Rom based Shared Library
Mon Apr 3 17:20:00 GMT 2006
yes I am producing more than one binary - the minimum number is 2 but
there could be more so the linker script idea would not work. In fact I am
using linker scripts that I have wrote to relocate the code - I dont use
the default script.
About using the address translation mechanism to perform the location I
gather you mean using the MMU - its not something I thought about as I
dont have much experience using the MMU - could you point me in the
direction of some documents that have information on this as it sounds
interesting and I would certainly be interested in using it in the future
if it could work.
What I am doing is using a shared library which can be dynamically loaded
to an embedded flash memory over a satelite air interface - all necessary
address relocation and symbol binding are carried out by the embedded
software and the system can run with the new copy of the shared library.
Also I only have 256kbytes to use so I had to invent a my own protocol for
transmitting the shared library over the air - elf would have been too
Its quite a little challenging project and I would be very interested if
anyone has attempetd such thing before
> Somebody else suggested that you investigate linker scripts. If you are
> dealing with a single binary image for your whole system, this is a
> *much* simpler solution than the one that you are contemplating. From
> your description below, though, it sounds like you need multiple binary
> The other thing that has me puzzled: I believe that the ARM 7tdi. Why
> not use the address translation mechanism to perform the relocation?
> On Mon, 2006-04-03 at 10:45 +0200, firstname.lastname@example.org wrote:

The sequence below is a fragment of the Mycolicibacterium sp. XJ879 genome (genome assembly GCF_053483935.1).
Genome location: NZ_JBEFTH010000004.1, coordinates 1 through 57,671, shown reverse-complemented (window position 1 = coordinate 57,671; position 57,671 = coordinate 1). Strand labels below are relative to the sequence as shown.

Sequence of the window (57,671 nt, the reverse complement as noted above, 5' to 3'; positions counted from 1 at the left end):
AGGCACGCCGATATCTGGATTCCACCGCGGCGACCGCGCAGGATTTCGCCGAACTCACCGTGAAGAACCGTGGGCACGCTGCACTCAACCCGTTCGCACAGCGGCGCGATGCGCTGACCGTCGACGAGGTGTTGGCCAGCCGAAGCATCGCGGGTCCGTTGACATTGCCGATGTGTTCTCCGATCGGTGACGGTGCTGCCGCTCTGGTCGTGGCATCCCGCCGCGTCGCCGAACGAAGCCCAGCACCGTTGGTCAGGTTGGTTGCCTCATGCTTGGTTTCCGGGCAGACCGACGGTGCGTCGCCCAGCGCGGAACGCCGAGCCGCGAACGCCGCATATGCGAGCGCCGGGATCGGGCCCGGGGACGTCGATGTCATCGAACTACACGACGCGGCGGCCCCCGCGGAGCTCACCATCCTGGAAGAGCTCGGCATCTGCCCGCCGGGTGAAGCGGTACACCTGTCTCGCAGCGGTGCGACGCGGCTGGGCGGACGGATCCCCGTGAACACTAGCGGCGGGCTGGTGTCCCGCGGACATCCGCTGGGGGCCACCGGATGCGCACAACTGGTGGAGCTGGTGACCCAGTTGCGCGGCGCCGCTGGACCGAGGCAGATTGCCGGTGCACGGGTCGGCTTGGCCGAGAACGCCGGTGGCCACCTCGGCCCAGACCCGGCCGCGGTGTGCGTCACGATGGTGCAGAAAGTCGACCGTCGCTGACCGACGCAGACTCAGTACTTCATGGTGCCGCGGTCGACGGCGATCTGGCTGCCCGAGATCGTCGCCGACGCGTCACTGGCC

>> Hi Jonathan
>> Thank you very much for your extensive relply. I can see that you have
>> extensive knowledge and experience in this field so I am begining to
>> some doubts - its pÃÂ²ssible that I have misunderstood the situation.
>> At the moment I have not run this system that I am developing - I am
>> starting to debug it.
>> All the conclusions I have come to have been reached by analysing the
>> assembly output.
>> The conclusion about the accesing of the .bss data was reached by
>> at the code and the addresses in the GOT to try and see if the data was
>> being accessed using the got .
>> What I will do now is go ahead with the integration and check how the
>> actual code runs - I think it is the only way to be sure.
>> The system that I am developing is based on the ARM 7tdi. It uses the
>> shared library concept to build part of the system "STATICALLY" i.e with
>> load and execution addresses known at load time and part of the system
>> "DYNAMICALLY" i.e. it can be loaded and run anywhere in the address
>> This "dyanamic" part can then, theoretically , be reloaded when this
>> system is running in the field . It will actually be reloaded by